The POST MAN is a series of gleefully bizarre short-form animations from LA-based motion graphic designer and video-maker Matt Wells.
Created as a form of creative catharsis from the world of professional videography, the grotesque characters, bubble-gum colourways and slick kineticism make POST MAN animations a real force of nature. (And we’re not the only ones to think so: POST MAN VFX have recently showed up on [adult swim] as well as being picked up for a music video by LA low-fi band, BRAAINZZ).
Artist's Choice: Feature Piece
We recently got five minutes with Matt, the POST MAN himself, to find out a little about his techniques and inspiration. Check out our interview below and be sure to go follow him on Facebook, Instagram and Vimeo so that when he blows up you can tell all your friends you knew him before he was big.
SNAPSHOT QUESTIONNAIRE WITH THE POST MAN...
We asked you to choose a favourite piece from your gallery, why this one?
I chose this 360° VR video [above], because I'm fascinated with immersing people in worlds that don't exist outside of our imaginations. Vulnerable, limping characters in the center of those worlds add to the immersion and give a sense of scale. This piece in particular was inspired by a number of things, not the least of which the BRAAINZZ music which blows my mind. The song itself had a lot of personal meaning behind it for the musician, so I wanted to honor that. The main thing I wanted to capture was the feeling of going from a time of personal stress and chaos to a time of rest. I'm all about the need to rest when things suck and finding a safe haven for a while to recharge. Kind of like Minecraft when you fight all these monsters and then go to sleep at night safe in your house. I love that. From there, I tried to wrap this feeling together through this surreal refugee story.
I think inspiration is always the easiest when you're going through something tough. A tragedy, loss, stress, too many damn bills, all of that. Because the inspiration is a coping mechanism.
What did your work look like a few years ago? How has your style developed?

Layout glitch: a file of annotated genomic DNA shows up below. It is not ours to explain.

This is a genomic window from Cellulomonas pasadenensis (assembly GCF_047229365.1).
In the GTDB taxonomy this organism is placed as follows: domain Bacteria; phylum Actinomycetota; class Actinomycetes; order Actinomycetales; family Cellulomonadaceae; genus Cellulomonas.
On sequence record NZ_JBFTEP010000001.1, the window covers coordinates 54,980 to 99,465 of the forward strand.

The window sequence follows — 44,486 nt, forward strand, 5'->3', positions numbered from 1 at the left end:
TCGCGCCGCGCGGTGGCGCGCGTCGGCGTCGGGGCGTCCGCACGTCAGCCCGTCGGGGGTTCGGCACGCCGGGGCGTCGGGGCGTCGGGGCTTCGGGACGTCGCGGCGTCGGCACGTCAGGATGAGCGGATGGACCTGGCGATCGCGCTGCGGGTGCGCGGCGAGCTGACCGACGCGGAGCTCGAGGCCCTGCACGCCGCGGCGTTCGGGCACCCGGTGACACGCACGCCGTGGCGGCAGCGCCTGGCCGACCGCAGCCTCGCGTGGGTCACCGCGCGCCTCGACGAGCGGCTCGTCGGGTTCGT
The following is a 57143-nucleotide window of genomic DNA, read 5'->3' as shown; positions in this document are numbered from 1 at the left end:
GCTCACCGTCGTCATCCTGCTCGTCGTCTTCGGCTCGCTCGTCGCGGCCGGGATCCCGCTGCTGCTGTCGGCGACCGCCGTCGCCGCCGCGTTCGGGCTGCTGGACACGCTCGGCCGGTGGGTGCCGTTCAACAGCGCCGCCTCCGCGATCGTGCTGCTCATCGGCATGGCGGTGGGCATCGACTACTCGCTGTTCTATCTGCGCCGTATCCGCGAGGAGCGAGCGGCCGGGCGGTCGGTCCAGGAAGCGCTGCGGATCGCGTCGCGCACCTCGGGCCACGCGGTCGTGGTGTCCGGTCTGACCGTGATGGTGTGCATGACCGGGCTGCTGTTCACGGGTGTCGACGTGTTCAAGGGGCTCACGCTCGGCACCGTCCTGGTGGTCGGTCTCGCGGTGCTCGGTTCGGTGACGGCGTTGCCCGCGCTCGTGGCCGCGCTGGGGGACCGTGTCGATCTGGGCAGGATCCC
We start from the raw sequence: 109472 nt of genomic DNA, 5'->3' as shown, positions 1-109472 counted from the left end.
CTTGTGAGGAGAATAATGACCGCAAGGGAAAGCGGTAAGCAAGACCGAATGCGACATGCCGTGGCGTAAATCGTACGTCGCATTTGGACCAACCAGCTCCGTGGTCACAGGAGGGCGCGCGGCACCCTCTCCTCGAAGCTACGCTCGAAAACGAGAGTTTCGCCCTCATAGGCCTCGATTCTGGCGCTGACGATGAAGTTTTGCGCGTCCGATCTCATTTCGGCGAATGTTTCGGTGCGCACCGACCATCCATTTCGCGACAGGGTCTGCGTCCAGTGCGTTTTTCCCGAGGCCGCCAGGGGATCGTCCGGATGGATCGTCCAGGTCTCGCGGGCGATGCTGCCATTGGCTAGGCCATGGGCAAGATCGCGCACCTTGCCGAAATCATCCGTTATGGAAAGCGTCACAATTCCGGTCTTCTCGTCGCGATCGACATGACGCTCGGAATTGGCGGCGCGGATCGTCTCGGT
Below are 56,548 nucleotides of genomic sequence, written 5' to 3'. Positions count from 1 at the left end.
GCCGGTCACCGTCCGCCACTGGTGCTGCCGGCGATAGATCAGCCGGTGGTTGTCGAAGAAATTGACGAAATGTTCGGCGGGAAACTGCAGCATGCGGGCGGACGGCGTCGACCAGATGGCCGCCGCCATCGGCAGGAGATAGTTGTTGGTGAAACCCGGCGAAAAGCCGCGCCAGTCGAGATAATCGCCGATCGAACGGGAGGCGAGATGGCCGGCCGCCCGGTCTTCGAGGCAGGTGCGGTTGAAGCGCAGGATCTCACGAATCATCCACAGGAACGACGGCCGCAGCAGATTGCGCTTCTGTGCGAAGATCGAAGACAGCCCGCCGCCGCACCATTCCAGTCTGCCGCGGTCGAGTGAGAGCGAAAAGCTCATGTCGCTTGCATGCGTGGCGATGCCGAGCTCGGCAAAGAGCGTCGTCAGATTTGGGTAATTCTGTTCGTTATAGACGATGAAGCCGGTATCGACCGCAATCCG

A few years ago, I was completely burned out on the Los Angeles rat race of live-action short films, comedy sketches, and music videos. The stress of the budgetary limitations, going broke, and unrealistic expectations I put on myself got the best of me and I kind of just gave up on creating anything for like 2 years. I felt like a failure and didn't enjoy any part of making films anymore. In that time, I mainly just focused on stability, my wife, my dogs, and holding a steady job. As far as inspiration, I branched out from film and dug into all this 3D art and contemporary installations that I found on Tumblr and Pinterest. I always wanted to make stuff like that, but it seemed well out of reach. I didn't know anything about animation outside of adding a muzzle flash to a gun.
Then I got a job as a motion graphic designer for social content which started small then opened up a world of possibilities. I did the first POST MAN videos as a way to unwind after work, crack up my friends, and to learn new animation techniques. I liked the idea of making lots of little 15-30 second projects instead of spending months and months on one 5-10 minute short film. Then making the videos was so cathartic it took on a life its own. It's addicting.
What do you like to listen to while you’re creating your work?
Oh, picking out music is my favorite part. I'm all over the place with it. I listen to 70s music a lot like David Bowie, Bruce Springsteen, Paul Williams, and Kenny Rogers. Other times its brooding dark stuff like this amazing guttural saxophonist named Colin Stetson. Then, I dig a lot of pop and electronica like a little-known artist named Kanye West.
What would you order for your last meal? And is there anyone in particular you’d want to cook it for you? (This might sound like a morbid question, but it’s rooted in something fundamentally happy for you).
Thin-crust pizza then red-only Skittles for dessert. Hey if I'm dying, it can be as unhealthy as I want, right? And I would want it to be served by my wife.
If you could collaborate with any artist, living or dead, who would they be and why?
I have been a big David Bowie fan for a long time and have been listening to his Berlin trilogy (Low, Heroes, and Lodger) non-stop since his passing. It would be amazing to do some kind of tribute to one of his really deep cuts. But man, that would be a lot to live up to.